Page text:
The Difference Between Carbon Neutral and Net-Zero

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The Difference Between Carbon Neutral and Net-Zero

by Ryan Johnson |September 29, 2020 | General

Countries across the globe are rethinking policy frameworks and channeling resources towards reversing the dire effect of climate change on the planet. The Industrial Revolution was the turning point for greenhouse gas emissions which have only continued to rise, with years such as 2019 on record for disturbingly high levels of carbon emissions.

The race to reduce the impact of pollution was pioneered by the United Nations Convention on Climate Change in 1992. Since then, a number of key terms have emerged, referring to the overall climate change goals specifically tailored to minimizing greenhouse gas emissions.

The natural heat-trapping properties and sheer abundance of Carbon Dioxide have made it the most troublesome greenhouse gas. Its atmospheric levels are at an all-time high, and terms such as carbon neutral and net-zero emissions have derived from its presence. Though they are used interchangeably, the terms are not exactly the same.

What is Carbon Neutral?

CarbonFootprint.com explains that carbon neutral is used to describe the state of an entity (like a company) where carbon emissions caused by them are balanced out by funding an equivalent amount of carbon savings elsewhere in the world. These efforts to “offset” the carbon footprint occur through funding renewable energy and energy efficiency initiatives, usually targeting developing countries.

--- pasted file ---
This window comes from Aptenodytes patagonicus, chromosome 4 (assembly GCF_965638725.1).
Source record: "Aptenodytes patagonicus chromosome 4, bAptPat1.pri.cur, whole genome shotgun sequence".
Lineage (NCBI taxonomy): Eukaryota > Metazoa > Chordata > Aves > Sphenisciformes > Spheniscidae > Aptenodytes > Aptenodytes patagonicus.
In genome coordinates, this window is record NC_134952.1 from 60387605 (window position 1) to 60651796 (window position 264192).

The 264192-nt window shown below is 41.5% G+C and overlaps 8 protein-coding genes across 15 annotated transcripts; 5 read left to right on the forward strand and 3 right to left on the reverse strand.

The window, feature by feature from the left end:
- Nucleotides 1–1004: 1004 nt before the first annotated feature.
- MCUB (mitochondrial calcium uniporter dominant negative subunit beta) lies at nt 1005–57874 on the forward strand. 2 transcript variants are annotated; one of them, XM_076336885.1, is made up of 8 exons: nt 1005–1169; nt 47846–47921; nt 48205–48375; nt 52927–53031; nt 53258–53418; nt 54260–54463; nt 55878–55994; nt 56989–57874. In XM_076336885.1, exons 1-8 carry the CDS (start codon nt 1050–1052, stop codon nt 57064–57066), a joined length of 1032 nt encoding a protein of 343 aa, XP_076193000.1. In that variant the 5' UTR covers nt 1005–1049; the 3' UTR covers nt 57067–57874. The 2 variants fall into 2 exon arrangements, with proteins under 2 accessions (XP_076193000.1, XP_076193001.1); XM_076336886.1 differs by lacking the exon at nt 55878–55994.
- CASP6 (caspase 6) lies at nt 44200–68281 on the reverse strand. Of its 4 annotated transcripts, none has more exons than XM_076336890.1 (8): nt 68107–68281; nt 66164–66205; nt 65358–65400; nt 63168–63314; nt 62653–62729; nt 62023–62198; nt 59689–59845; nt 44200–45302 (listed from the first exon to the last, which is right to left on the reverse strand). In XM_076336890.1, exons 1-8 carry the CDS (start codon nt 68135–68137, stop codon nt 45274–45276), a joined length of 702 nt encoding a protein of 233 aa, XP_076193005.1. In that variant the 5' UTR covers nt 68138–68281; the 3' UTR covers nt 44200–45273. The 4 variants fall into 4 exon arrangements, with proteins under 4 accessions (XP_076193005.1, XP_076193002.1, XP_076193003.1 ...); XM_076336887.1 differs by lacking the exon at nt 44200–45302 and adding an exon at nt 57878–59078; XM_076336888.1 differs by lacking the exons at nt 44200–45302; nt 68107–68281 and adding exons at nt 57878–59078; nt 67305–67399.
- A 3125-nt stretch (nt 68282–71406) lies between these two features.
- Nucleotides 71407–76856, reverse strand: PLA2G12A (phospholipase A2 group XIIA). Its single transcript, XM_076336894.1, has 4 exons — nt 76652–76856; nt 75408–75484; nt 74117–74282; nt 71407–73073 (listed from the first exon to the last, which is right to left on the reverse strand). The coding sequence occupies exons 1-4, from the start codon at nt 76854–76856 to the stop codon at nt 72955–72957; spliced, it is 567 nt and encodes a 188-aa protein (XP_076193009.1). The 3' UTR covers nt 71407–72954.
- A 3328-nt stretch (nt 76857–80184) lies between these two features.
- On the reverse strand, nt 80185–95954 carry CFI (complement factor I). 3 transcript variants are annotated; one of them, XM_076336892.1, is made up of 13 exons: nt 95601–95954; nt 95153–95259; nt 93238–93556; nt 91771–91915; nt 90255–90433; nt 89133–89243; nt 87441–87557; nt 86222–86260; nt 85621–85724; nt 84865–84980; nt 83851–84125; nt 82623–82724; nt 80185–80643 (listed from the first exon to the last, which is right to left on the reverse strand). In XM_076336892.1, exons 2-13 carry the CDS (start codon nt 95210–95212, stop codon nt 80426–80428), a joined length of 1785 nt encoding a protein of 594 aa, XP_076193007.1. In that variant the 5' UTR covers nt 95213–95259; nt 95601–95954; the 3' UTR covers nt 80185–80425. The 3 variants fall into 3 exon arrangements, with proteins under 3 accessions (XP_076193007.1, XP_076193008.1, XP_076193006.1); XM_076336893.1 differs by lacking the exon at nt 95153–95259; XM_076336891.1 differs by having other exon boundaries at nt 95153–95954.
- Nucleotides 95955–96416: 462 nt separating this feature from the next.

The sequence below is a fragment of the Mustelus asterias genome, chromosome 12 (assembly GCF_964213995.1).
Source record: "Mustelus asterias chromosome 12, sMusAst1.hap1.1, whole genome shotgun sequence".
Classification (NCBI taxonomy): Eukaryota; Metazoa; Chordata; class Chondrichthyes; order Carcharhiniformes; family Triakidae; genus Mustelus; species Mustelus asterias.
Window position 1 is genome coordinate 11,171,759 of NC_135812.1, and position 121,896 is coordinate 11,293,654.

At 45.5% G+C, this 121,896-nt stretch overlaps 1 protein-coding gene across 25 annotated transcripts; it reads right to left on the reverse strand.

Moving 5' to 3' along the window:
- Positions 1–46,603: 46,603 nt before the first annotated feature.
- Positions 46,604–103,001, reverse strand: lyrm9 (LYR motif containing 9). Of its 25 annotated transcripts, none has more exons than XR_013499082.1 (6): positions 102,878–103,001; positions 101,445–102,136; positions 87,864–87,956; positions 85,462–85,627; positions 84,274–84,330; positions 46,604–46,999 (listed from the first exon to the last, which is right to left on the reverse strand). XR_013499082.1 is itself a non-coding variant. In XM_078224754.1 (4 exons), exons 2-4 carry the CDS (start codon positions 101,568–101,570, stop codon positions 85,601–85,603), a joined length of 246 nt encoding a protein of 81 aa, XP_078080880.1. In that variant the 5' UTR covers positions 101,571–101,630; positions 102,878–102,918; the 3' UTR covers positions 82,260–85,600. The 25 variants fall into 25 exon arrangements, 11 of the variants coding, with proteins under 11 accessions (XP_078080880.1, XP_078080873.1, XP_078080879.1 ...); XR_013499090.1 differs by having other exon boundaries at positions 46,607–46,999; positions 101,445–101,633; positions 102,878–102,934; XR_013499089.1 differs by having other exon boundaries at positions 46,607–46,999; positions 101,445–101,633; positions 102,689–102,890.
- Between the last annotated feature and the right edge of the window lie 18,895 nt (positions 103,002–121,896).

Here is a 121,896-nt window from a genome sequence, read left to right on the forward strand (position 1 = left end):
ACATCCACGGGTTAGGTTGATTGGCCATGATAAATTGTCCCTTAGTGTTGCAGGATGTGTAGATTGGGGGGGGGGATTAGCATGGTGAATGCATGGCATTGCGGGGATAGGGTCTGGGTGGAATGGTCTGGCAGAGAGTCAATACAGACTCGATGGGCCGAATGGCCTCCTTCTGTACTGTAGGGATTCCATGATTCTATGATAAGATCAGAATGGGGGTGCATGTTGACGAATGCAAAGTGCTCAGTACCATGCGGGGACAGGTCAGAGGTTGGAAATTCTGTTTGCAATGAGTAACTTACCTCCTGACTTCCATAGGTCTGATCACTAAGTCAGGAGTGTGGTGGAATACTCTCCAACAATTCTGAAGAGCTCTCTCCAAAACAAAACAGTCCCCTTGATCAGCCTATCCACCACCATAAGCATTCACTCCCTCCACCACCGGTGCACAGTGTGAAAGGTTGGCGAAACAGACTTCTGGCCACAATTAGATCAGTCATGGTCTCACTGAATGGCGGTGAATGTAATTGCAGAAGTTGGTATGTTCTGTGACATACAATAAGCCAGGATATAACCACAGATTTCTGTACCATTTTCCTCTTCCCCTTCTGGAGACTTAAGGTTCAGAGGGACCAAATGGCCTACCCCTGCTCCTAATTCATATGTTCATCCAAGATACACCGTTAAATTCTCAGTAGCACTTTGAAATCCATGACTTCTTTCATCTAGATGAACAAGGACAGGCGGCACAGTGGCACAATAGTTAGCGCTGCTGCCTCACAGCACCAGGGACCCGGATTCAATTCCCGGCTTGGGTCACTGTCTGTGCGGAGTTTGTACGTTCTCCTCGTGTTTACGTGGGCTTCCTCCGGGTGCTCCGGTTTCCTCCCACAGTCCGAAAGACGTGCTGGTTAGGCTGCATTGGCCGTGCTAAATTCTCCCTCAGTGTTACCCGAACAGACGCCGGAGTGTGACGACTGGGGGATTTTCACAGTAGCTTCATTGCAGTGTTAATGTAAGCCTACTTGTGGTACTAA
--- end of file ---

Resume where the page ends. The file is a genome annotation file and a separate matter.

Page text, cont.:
What are Net-Zero Emissions?

According to EcoSave, net-zero emissions refer to achieving an overall balance between greenhouse gases produced and those being taken out of the atmosphere. The underlying goal is to have no new gases added thus leveling the scales of the gases being emitted and removed. Net-zero is not only applied to carbon dioxide but other greenhouse gases in the atmosphere.

What is the difference between carbon-neutral and net zero emissions?

Though the terms share the goal of reducing the carbon footprint, carbon neutrality speaks more to the contribution at the domestic level from national jurisdictions. While there are still emissions by companies, assisting in making another territory reach net-zero emissions is the basis of carbon neutrality.

Companies are increasingly assessing their carbon emissions and taking the term into consideration under their corporate social responsibility. Global management consultancy, Bain and Company, has attained its carbon neutral certification and E-commerce giant Amazon has pledged to be carbon neutral by 2040 among others.

Carbon offsets can be bought through entities like The Gold Standard which offer comprehensive details about how companies can invest in projects to contribute to their carbon neutrality. Carbon credit purchases into critical areas like air travel or similar investments are vital in contributing to low carbon economies.

The term net-zero is applied to economies on a larger scale, and countries like the United Kingdom and China are assiduously working towards net zero emissions in 2050 and 2060 respectively. This means enforcing clean energy transportation, smaller carbon footprints for businesses especially manufacturers, and alternative power sources.

Climate change has brought on many terms coined to address specific areas within the fight to save the earth. Businesses play a great role in promoting carbon neutrality while the ambitious net-zero goal is the responsibility of each country.

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Ryan Johnson

Ryan Johnson is a digital marketer specializing in the home improvement and luxury industries.

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